1. Ann Taves, “Feminization Revisited: Protestantism and Gender at the Turn of the Century.” In M. L. Bendroth and V.L. Brenton, eds: Women and Twentieth Century Protestantism. (Urban: U. of Illinois Press, 2002). Pp 304-324.
  2. Carroll, Hargrove and Lummis, Women of the Cloth (San Francisco: Harper and Row, 1983) Chapter 2. “American Churches and ‘Women’s Place.’ Pp. 20-48.
  3. Cheryl Townsend Gilkes, If It Wasn’t for the Women (Maryknoll, NY: Orbis Books, 2001), Chapter 1 “Community Work and Social Change”, pp.15-27.

WEEK 4: Twentieth Century Women Confront Patriarchy Individually and As Groups Reading:

  1. M.T. Winter, A. Lummis, A. Stokes, “Introduction”. Pp. 1-6.
  2. Susan efecting in Place. (New York Crossroad, 1994 Farrell, “Women-Church and Egalitarianism: Revisioning “in Christ there are no more distinctions between male and female.’” In G. A. Weatherby and S.A. Farrell, The Power of Gender in Religion. (New York: McGraw Hill, 1996) Pp. 39-50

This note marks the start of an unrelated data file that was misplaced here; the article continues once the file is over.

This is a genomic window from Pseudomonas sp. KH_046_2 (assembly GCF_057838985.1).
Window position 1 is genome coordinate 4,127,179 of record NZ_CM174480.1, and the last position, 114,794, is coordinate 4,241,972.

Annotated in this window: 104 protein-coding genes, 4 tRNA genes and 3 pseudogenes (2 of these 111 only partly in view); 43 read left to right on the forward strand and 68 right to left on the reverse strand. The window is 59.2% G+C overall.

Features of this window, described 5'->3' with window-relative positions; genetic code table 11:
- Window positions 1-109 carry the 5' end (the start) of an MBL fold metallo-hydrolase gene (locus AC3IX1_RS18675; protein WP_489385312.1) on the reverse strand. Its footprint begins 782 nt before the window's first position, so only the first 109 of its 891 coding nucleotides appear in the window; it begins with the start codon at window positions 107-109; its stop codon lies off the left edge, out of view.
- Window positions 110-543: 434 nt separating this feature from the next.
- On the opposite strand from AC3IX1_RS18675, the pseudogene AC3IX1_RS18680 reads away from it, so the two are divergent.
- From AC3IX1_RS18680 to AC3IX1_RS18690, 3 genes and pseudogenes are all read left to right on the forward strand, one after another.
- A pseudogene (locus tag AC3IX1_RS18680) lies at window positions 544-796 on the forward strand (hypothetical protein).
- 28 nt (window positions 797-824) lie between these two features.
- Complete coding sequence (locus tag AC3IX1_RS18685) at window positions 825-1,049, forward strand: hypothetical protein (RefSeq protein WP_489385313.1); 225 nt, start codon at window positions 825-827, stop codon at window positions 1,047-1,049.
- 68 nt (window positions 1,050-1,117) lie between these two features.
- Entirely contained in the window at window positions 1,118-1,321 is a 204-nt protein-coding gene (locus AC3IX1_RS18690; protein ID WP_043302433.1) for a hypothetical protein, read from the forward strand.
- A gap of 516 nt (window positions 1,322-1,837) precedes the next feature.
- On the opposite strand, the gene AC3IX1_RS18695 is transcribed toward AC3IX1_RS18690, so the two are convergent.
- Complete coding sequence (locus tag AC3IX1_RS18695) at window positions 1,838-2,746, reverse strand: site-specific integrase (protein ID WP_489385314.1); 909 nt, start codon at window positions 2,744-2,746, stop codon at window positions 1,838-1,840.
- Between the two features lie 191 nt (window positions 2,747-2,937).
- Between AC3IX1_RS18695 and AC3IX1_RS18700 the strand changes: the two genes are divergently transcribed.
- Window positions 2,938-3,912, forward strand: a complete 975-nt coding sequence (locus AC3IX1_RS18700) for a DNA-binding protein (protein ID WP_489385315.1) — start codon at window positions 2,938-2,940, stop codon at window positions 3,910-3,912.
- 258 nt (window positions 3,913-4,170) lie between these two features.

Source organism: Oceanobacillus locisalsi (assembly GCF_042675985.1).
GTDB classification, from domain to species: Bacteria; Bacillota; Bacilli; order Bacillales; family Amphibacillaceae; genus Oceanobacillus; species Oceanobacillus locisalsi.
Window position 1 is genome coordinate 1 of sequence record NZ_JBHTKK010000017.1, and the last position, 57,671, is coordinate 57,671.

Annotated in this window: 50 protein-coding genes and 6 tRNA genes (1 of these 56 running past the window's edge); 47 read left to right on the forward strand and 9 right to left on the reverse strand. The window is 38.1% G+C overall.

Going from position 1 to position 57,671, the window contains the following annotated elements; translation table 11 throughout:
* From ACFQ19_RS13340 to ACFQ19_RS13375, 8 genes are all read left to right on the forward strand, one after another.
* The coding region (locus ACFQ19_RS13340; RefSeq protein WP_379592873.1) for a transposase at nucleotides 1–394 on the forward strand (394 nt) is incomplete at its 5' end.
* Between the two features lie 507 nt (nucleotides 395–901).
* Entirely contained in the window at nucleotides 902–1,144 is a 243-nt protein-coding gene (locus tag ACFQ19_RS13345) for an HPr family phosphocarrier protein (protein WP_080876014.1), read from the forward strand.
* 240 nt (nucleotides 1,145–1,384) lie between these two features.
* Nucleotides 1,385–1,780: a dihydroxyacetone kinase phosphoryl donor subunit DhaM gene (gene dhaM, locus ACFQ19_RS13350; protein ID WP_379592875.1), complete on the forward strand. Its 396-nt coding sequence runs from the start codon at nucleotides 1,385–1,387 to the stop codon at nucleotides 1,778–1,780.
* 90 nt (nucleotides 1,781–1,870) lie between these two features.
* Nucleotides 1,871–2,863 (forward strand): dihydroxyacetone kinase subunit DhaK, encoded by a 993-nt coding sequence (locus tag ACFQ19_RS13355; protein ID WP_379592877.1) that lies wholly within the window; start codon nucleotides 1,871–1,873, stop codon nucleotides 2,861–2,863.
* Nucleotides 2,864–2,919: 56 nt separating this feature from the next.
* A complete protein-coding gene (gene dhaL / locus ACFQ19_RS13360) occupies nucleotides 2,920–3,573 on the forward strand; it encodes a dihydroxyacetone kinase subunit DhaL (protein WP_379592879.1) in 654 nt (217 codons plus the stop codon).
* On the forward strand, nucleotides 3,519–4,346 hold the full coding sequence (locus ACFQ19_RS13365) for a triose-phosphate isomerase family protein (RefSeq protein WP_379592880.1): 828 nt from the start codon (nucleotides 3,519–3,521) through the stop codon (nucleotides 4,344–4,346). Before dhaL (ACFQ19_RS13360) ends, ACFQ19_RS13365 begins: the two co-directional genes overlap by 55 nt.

3. B.B. Zikmund, “Women’s Organizations: Centers of Denominational Loyalty and Expressions of Christian Unity.” In J.W. Carroll and W.C. Roof, eds., Beyond Establishment: Protestant Identity in a Post-Protestant Age. (Louisville, Westminster John Knox Press, 1993), Pp 116-138.
  4. Susan Hartman, “Expanding Feminism’s Field and Focus: Activism in the National Council of Churches in the 1960’s and 1970’s.” In M. L. Bendroth and V.L. Brenton, eds: Women and Twentieth Century Protestantism. (Urban: U. of Illinois Press, 2002). Pp 49-69

WEEK 5: Women’s Roles and Negotiations in Conservative Communities of Faith Reading for themes, similarities and differences

  1. John P. Barkowski and Jen’nan Ghazal Read. “Veiled Submission: Gender, Power, and Identity among Evangelical and Muslim Women in the United States.” Qualitative Sociology 26(2003).71-92.